Cut to Johnny knocking on Mr. Grissom's door. Grissom opens it and Johnny introduces himself. Grissom laughs and asks how Johnny knows his name. Johnny explains about the Great Capers Caper. Grissom asks the deliveryman's name and guesses that Johnny was going to make veal piccata; he then asks if Johnny knows how they get veal, like what is he, in PeTA or something? Grissom says he returned the capers, and then asks if Johnny plays chess. Johnny says he does, so Grissom invites him in.
Johnny and Grissom walk into the house. Grissom says he was afraid Johnny was the mailman, and then explains that he doesn't like the mailman because when all your friends are dead, you only get junk mail. Well, that's cheery. Grissom says that Johnny is "awfully young to need one of these," and holds up his own walking stick. Johnny explains about the car accident, but leaves out the coma and the visions and such. Grissom offers Johnny some wine ("a dry Rioja"), but Johnny wants a Diet Pepsi. Grissom shoots him a look, so Johnny agrees to the glass of wine. Grissom pours it while babbling that he debates opening bottles of wine since he lives alone and won't finish them. Johnny notices a record playing some '40s-type music. When Johnny takes the glass of wine, he has a vision of Grissom disappearing in much the same way Johnny did earlier. Johnny snaps out of it, and Grissom asks if anything is wrong. Johnny explains that since his accident, he "go[es] away for a few moments from time to time." Grissom laughs and agrees. Johnny examines his glass of wine and then studies a framed photograph on a table. Grissom explains that it's a picture of the house where he was born, and that he retired to Maine in hopes of finding it again, but then his health began to fail and he never got the chance. Johnny offers to help Grissom look for it.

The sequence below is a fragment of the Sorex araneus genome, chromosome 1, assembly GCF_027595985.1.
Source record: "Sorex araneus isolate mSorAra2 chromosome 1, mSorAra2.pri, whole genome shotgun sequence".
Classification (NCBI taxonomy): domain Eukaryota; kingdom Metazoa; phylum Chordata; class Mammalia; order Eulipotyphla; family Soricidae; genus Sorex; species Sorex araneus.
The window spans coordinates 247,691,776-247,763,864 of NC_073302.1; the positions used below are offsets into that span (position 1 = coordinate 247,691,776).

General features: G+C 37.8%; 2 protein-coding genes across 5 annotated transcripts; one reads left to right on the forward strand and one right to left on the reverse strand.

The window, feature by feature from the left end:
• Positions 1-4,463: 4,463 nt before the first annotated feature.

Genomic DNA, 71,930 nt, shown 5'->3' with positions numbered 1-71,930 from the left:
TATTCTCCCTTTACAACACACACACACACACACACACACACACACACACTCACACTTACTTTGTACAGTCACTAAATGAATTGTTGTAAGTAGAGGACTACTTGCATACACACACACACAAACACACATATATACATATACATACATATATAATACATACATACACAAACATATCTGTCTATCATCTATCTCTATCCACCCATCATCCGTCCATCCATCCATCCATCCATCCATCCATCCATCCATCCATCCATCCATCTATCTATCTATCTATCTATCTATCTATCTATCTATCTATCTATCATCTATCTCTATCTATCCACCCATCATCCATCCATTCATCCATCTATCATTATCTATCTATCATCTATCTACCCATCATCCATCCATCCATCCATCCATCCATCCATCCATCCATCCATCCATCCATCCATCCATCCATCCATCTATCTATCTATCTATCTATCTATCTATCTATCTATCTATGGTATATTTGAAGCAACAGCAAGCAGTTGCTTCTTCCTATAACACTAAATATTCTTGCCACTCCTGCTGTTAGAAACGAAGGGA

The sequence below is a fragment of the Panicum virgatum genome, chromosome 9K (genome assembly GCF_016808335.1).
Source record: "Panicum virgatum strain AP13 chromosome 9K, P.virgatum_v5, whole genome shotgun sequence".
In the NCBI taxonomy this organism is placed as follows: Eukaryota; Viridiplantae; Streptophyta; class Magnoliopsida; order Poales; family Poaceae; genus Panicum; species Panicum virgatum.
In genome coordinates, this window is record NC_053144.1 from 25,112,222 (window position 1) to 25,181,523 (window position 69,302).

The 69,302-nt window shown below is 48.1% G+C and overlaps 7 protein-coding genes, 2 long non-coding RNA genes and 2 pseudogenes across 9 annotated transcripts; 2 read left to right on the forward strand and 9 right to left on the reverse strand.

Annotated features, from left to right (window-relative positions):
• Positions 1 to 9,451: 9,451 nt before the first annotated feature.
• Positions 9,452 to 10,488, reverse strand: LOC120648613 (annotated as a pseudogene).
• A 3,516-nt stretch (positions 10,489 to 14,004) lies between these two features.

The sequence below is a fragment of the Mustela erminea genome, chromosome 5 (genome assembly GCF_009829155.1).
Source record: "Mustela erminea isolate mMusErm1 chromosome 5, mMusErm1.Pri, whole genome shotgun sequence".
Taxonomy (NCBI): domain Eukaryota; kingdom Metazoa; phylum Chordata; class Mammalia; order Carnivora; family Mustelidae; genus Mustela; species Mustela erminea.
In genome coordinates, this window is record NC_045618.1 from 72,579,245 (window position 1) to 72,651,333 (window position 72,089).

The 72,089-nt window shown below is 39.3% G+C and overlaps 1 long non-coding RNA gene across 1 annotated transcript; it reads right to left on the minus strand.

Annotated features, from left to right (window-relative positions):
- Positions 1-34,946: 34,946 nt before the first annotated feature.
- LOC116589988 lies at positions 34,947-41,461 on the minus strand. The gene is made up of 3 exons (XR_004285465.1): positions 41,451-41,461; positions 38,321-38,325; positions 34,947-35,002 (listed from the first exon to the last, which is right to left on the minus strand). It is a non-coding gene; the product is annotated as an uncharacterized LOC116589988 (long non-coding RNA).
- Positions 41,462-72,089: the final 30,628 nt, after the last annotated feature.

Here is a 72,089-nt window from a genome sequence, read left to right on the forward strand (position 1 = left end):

Just then, someone walks in the door, and a woman's voice calls out. Startled, Johnny spills a drop of wine on the floor. Grissom asks the woman what she's doing there, and says they were about to play chess. She is surprised to see that Grissom has company. She recognizes Johnny from television, and introduces herself as Alma, Grissom's nurse. She tells Grissom that Johnny is famous. Johnny humbly says that he has "sort of a psychic ability to see things." Grissom has heard of Johnny, and describes him as "the coma victim" who "touches things." Alma asks what Johnny is looking at, and Johnny explains about the photo. Alma grabs it and asks Grissom if he's giving his things away again. Grissom says that Johnny offered to help find the house. Alma explains that Grissom gave his watch to the refrigerator repairman last week. Grissom asks Alma why, since she claims she can't help him find the house, Johnny can't try. Grissom acts like a chastened child. Alma quietly asks Johnny to leave, because Grissom "has had enough excitement for one day." Johnny and Grissom exchange a look. Johnny stands to leave, but doesn't pick up his walking stick. Grissom extends his own cane, and Johnny touches it. Johnny goes into a vision where he is walking the streets of Paris in the 1940s. Vision Johnny walks up to the window of a nightclub where he sees a woman singing a torch song at a piano. He watches her, smoking a cigarette, and she turns and starts singing right to him. Johnny snaps out of it and apologizes for picking up the wrong cane. Alma tells Grissom to say goodbye, and he does. Johnny says that Grissom still owes him a game of chess, and turns to leave. Grissom looks happy and hopeful. Alma shoots Grissom a look like she's going to punish him for some infraction.